Over the past year, the Meyerhoff Center has worked to increase its capacity to link students with employers and launch their careers while still in school. The year saw a 46% increase in the number of student sessions with career counselors, who specialize in fine arts or design and media, and who have also been certified to administer the Myers-Briggs personality test to help students determine what they really want to get out of a career. Students can also work directly with fellow students who have successfully gained work experience and have offered themselves as peer career advisors. In addition, they can work with a staff member who specializes in Fulbright and Jack Kent Cooke program application submission preparation.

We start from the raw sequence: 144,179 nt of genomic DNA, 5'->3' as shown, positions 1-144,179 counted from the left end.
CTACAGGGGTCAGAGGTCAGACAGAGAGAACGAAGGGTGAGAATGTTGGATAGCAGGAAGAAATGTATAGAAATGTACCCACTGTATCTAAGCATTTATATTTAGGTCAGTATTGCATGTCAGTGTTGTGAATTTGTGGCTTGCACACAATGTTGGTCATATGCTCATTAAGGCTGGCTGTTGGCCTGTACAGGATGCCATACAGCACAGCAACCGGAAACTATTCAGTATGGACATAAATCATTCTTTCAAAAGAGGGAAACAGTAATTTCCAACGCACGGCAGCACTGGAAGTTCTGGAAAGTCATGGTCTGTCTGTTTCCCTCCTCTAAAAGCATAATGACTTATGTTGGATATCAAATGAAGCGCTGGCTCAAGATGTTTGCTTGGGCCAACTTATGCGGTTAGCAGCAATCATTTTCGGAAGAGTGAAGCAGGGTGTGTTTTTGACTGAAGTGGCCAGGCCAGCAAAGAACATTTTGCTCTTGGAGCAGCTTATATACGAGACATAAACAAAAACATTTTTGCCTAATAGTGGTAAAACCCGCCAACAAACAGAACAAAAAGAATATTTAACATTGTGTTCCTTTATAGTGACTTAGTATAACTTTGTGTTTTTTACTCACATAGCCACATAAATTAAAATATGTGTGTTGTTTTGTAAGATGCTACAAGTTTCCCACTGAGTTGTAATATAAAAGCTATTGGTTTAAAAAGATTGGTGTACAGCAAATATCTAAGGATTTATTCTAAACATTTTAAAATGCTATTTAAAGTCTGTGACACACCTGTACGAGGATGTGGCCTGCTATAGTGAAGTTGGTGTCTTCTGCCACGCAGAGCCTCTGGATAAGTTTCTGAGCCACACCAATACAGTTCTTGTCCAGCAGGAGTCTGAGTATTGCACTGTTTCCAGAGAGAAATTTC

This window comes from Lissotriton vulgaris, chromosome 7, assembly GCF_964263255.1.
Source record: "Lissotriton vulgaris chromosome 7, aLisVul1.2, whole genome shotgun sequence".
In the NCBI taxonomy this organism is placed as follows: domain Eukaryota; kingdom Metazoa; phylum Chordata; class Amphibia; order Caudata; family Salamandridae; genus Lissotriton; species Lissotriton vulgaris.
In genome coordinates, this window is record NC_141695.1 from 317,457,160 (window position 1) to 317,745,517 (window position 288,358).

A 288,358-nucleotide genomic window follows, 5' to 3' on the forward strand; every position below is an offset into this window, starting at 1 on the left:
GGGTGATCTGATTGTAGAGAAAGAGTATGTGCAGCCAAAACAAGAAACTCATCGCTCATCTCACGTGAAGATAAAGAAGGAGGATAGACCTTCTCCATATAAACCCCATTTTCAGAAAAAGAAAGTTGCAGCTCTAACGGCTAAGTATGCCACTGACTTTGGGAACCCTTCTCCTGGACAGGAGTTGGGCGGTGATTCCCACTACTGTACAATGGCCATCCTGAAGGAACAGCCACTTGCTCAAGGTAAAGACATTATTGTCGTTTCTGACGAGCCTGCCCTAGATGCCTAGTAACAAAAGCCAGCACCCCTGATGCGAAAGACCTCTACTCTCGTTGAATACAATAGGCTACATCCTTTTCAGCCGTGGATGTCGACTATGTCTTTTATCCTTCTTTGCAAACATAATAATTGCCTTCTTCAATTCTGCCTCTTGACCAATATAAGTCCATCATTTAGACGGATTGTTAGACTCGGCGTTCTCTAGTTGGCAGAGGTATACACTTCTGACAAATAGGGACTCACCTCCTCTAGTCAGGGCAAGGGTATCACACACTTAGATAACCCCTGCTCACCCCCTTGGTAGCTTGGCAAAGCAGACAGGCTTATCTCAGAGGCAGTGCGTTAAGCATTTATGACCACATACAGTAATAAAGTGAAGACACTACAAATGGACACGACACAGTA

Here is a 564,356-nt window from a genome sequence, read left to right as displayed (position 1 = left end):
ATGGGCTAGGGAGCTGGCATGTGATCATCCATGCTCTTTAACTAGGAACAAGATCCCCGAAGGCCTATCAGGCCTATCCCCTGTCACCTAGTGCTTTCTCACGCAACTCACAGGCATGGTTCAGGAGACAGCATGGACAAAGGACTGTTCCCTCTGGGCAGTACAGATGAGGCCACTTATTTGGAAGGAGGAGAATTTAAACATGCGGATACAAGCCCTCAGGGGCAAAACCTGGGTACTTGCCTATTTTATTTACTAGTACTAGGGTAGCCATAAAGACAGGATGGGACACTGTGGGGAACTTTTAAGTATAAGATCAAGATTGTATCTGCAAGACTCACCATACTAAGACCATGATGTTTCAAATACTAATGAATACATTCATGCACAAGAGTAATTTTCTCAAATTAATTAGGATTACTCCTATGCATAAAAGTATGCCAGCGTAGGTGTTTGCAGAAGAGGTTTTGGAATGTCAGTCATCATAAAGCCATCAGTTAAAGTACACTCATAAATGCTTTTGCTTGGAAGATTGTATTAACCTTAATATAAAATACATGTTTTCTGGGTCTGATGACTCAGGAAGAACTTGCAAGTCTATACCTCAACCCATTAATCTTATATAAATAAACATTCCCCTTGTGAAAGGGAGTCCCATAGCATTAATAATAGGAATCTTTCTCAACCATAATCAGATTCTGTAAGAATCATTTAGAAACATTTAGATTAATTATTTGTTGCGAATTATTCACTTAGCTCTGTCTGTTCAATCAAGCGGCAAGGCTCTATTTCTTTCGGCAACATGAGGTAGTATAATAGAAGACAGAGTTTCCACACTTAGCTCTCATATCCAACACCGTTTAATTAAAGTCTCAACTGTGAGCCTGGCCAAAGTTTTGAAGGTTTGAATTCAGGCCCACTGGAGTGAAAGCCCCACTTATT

Students can earn academic credit for internships, a crucial part of the career development process, and the Center works to connect students with opportunities and prepare the students to seize them. The MICA Network portal is a free online database listing opportunities from employers across the US and allowing those employers to search for MICA students who fit them. April 2012’s “Connect” career fair was attended by 463 students and alumni, up 54% from 2011, and recruiters from companies including Nickelodeon Animation, Discovery Communications, Weber Shadwick, and Urban Outfitters. The Career Center staff also works with faculty to host mock interviews, bring alumni back to share career perspectives, and deliver dozens of in-class workshops each year. From the center’s webpage, Students and alumni can access “how-to” videos on everything from documenting work, developing a portfolio website, and job searching, to dressing for an interview, researching grant opportunities, and pursuing a graduate education. The College also spent much of the past academic year developing a customized version of the Behance website, through which students can create an online portfolio to showcase their work. Also during the past year, MICA became one of the first colleges in the country to launch a website through Kickstarter, an online tool that helps individuals present and secure funding for projects. Tens of thousands of dollars have been invested in the more than 30 projects by MICA students, faculty, and alumni that have been successfully funded.